Importance Delirium is associated with accelerated cognitive decline. The pathologic substrates of this association are not yet known, that is, whether they are the same as those associated with dementia, are independent, or are interrelated.
Objective To examine whether the accelerated cognitive decline observed after delirium is independent of the pathologic processes of classic dementia.
Design, Setting, and Participants Harmonized data from 987 individual brain donors from 3 observational cohort studies with population-based sampling (Vantaa 85+, Cambridge City Over-75s Cohort, Cognitive Function and Ageing Study) performed from January 1, 1985, through December 31, 2011, with a median follow-up of 5.2 years until death, were used in this study. Neuropathologic assessments were performed with investigators masked to clinical data. Data analysis was performed from January 1, 2012, through December 31, 2013. Clinical characteristics of brain donors were not different from the rest of the cohort. Outcome ascertainment was complete given that the participants were brain donors.
Exposures Delirium (never vs ever) and pathologic burden of neurofibrillary tangles, amyloid plaques, vascular lesions, and Lewy bodies. Effects modeled using random-effects linear regression and interactions between delirium and pathologic burden were assessed.
Outcomes Change in Mini-Mental State Examination (MMSE) scores during the 6 years before death.
Results There were 987 participants (290 from Vantaa 85+, 241 from the Cambridge City Over-75s Cohort, and 456 from the Cognitive Function and Ageing Study) with neuropathologic data; mean (SD) age at death was 90 (6.4) years, including 682 women (69%). The mean MMSE score 6 years before death was 24.7 points. The 279 individuals with delirium (75% women) had worse initial scores (−2.8 points; 95% CI, −4.5 to −1.0; P < .001). Cognitive decline attributable to delirium was −0.37 MMSE points per year (95% CI, −0.60 to −0.13; P < .001). Decline attributable to the pathologic processes of dementia was −0.39 MMSE points per year (95% CI, −0.57 to −0.22; P < .001). However, the combination of delirium and the pathologic processes of dementia resulted in the greatest decline, in which the interaction contributed an additional −0.16 MMSE points per year (95% CI, −0.29 to −0.03; P = .01). The multiplicative nature of these variables resulted in individuals with delirium and the pathologic processes of dementia declining 0.72 MMSE points per year faster than age-, sex-, and educational level–matched controls.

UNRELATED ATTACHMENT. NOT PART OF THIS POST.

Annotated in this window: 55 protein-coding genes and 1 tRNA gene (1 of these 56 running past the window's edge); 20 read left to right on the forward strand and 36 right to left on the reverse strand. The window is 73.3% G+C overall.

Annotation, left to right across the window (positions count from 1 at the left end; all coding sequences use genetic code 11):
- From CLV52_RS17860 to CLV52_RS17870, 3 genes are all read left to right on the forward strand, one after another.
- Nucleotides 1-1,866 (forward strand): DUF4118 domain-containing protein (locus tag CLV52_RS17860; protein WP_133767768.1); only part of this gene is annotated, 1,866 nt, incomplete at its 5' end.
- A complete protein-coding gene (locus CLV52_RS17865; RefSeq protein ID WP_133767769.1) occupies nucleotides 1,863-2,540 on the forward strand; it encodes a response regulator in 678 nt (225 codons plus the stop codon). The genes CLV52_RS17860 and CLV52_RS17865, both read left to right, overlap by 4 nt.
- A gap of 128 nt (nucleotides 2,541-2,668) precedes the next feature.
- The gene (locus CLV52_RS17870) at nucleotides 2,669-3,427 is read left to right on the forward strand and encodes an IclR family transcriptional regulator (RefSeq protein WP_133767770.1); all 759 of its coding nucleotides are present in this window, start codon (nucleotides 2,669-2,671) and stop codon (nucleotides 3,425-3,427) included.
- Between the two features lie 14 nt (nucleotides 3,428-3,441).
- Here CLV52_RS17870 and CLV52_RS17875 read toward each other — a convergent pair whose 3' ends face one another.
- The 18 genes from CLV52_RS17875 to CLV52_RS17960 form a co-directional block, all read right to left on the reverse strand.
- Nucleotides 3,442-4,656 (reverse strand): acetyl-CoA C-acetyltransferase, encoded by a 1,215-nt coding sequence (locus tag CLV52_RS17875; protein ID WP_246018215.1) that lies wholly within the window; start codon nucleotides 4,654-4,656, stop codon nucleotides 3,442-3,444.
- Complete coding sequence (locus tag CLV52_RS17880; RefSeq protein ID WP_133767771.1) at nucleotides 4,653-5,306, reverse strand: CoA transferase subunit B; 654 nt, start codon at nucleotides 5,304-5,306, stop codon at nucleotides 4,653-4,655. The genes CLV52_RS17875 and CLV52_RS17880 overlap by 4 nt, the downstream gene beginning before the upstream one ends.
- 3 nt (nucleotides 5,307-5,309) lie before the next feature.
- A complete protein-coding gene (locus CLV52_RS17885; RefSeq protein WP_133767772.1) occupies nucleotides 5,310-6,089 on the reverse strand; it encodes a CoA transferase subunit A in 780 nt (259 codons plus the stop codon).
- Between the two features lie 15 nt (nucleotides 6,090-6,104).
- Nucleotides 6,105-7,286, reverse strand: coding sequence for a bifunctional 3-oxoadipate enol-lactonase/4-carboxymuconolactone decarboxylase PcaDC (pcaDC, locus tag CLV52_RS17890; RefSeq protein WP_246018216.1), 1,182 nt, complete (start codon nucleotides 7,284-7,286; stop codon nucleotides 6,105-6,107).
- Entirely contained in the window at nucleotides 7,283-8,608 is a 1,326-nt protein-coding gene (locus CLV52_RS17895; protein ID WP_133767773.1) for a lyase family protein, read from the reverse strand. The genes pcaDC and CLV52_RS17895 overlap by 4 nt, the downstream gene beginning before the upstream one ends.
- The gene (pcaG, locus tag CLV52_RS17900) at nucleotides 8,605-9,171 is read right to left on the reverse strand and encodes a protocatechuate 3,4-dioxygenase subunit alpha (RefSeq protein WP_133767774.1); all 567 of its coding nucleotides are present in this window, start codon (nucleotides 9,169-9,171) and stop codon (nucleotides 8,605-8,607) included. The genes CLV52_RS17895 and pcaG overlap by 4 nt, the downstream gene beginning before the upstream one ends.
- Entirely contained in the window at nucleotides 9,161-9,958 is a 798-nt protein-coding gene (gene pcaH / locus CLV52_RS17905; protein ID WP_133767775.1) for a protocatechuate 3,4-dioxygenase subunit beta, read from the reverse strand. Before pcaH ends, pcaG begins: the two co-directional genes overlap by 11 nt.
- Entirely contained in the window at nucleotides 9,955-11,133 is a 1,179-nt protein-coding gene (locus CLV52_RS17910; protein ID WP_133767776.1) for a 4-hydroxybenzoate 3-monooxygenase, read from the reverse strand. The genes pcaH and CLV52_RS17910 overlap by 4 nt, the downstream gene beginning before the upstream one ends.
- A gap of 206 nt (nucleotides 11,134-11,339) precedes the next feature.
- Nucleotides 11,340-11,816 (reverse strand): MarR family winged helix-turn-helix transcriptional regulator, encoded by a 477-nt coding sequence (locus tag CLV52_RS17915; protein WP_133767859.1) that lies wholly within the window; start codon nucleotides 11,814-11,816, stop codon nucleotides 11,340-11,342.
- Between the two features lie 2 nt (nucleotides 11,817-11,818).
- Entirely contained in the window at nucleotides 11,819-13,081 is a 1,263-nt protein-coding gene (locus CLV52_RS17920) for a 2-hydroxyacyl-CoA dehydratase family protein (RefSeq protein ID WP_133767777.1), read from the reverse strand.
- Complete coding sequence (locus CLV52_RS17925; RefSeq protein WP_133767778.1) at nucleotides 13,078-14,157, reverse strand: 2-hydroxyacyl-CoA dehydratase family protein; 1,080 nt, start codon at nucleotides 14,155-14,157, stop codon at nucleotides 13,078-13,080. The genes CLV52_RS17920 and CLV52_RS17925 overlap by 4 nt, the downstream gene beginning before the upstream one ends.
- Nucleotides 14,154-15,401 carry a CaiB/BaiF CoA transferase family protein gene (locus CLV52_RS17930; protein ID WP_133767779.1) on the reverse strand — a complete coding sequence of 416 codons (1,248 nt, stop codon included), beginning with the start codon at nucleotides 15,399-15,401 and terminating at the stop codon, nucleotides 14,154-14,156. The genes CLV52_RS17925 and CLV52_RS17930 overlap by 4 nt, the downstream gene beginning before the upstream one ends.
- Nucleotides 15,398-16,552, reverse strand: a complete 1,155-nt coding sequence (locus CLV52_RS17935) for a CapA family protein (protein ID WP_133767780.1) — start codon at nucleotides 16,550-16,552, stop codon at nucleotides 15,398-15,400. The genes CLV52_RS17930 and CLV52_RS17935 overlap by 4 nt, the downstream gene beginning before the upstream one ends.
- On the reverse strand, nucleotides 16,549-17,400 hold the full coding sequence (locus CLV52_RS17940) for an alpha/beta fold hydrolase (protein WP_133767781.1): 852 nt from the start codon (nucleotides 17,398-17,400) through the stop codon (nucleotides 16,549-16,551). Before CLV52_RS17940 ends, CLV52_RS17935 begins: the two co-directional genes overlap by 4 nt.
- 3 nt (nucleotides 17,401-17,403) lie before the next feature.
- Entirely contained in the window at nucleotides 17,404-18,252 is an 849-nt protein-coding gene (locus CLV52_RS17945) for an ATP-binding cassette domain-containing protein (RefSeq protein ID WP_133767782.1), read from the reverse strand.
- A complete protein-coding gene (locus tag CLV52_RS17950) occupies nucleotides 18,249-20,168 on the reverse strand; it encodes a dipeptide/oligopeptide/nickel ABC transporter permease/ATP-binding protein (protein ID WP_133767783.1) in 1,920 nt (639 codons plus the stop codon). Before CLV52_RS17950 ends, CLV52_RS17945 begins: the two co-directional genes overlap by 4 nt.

Conclusions and Relevance Delirium in the presence of the pathologic processes of dementia is associated with accelerated cognitive decline beyond that expected for delirium or the pathologic process itself. These findings suggest that additional unmeasured pathologic processes specifically relate to delirium. Age-related cognitive decline has many contributors, and these findings at the population level support a role for delirium acting independently and multiplicatively to the pathologic processes of classic dementia.
“Association of Delirium With Cognitive Decline in Late Life: A Neuropathologic Study of 3 Population-Based Cohort Studies” by Daniel H. J. Davis, PhD, MRCP; Graciela Muniz-Terrera, PhD; Hannah A. D. Keage, PhD; Blossom C. M. Stephan, PhD; Jane Fleming, PhD; Paul G. Ince, MD, FRCPath; Fiona E. Matthews, PhD; Colm Cunningham, PhD; E. Wesley Ely, MD, MPH; Alasdair M. J. MacLullich, PhD, MRCP; Carol Brayne, MD; for the Epidemiological Clinicopathological Studies in Europe (EClipSE) Collaborative Members in JAMA Psychiatry. Published online January 18 2017 doi:10.1001/jamapsychiatry.2016.3423